It had always been Aengus’ dream to play League of Ireland soccer and in November 1984, at the age of 20, Aengus was signed by Shelbourne. But within days his life was to change dramatically.

Aengus explains: “I was driving home from Castledermot and skidded and went across the main Dublin/Limerick road. The car ended up in a field. There four others with me and one or two had some minor cuts. After the crash I wandered around the field for a while before climbing a gate out onto the road. A passing motorist then gave us a lift to hospital.

“In the hospital I was put sitting down while they treated one or two others. The next thing I wake up the next morning strapped down and wrapped in tin foil on a trolley in Portlaoise Hospital with my father, brothers and sister standing around me. We were waiting on a helicopter to take me to the National Rehabilitation Hospital (NRH) in Dublin.”

Portlaoise AFC under-14 players and manager Aengus Burke celebrate winning the Plate in 2018

Some might say Aengus’ recovery was something of a miracle, he says: “It was a massive stroke of luck, someone in Portlaoise hospital made a great call. I woke up two or three days later in Dublin and started to scream and roar, I hadn’t a clue where I was.”

It subsequently emerged that Aengus had a severe injury to his neck and was told there was a possibility he might not walk again.

However, he adds, the doctors were very positive that if things went well over the first few days the prognosis was that he would recover.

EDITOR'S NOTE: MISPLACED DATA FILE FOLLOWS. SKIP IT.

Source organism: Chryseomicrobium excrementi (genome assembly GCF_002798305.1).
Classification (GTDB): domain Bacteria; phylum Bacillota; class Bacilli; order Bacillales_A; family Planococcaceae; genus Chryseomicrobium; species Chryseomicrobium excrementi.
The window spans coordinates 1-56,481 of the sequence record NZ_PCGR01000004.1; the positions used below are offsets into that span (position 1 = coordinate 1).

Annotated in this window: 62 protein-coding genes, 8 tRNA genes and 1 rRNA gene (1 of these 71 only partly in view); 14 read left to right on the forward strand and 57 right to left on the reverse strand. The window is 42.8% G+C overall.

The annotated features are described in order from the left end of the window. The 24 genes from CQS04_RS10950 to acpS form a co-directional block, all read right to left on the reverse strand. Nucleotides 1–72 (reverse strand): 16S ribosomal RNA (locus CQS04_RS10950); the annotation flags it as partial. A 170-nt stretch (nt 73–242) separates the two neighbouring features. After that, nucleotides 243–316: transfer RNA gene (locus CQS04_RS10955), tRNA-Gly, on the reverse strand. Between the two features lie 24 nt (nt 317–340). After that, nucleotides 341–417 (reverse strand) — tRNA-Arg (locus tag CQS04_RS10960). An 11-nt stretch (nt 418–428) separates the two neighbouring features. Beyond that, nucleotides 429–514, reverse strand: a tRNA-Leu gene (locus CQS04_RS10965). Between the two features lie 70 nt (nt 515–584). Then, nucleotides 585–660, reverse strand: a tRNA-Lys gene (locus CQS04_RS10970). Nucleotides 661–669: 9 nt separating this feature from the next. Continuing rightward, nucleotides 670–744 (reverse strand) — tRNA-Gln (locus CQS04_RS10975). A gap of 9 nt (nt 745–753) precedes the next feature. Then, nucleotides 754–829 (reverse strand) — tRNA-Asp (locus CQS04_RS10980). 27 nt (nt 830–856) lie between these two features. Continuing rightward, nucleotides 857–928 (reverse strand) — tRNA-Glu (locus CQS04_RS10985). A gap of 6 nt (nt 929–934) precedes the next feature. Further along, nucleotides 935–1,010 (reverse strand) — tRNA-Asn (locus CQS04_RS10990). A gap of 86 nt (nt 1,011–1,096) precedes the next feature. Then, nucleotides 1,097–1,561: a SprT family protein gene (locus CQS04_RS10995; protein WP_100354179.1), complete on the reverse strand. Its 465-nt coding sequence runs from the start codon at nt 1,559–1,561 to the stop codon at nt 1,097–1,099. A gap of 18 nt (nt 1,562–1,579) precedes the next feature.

Thankfully, they were right.

Aengus initially felt a lot of self-pity over his injury but the fighting spirit that has seen him achieve so much in his sporting exploits began to show itself.

He spent from November 1984 to April 1985 at the NRH and for four months was confined to bed but by the end of March he began to regain the use of his hands and legs.

“I knew (now there’s determination) I was going to be back walking inside a year. I was in the bed until the end of March the next year and I was discharged from the NRH at the end of April.

“I had full use of my arms and legs but my muscles had deteriorated a lot from lying around so I had to build them up again on the bike.

“After a few weeks I built up more strength and I carried on from there. I used to be quite fit so that helped with my recovery otherwise it would have been a struggle. Because I loved training so much, I didn’t see doing exercise as a punishment.”

That was all of 35 years ago and still Aengus can be seen pounding the streets and roads around Portlaoise where he has been living for the past 30 odd years.

But back to the late ’80s.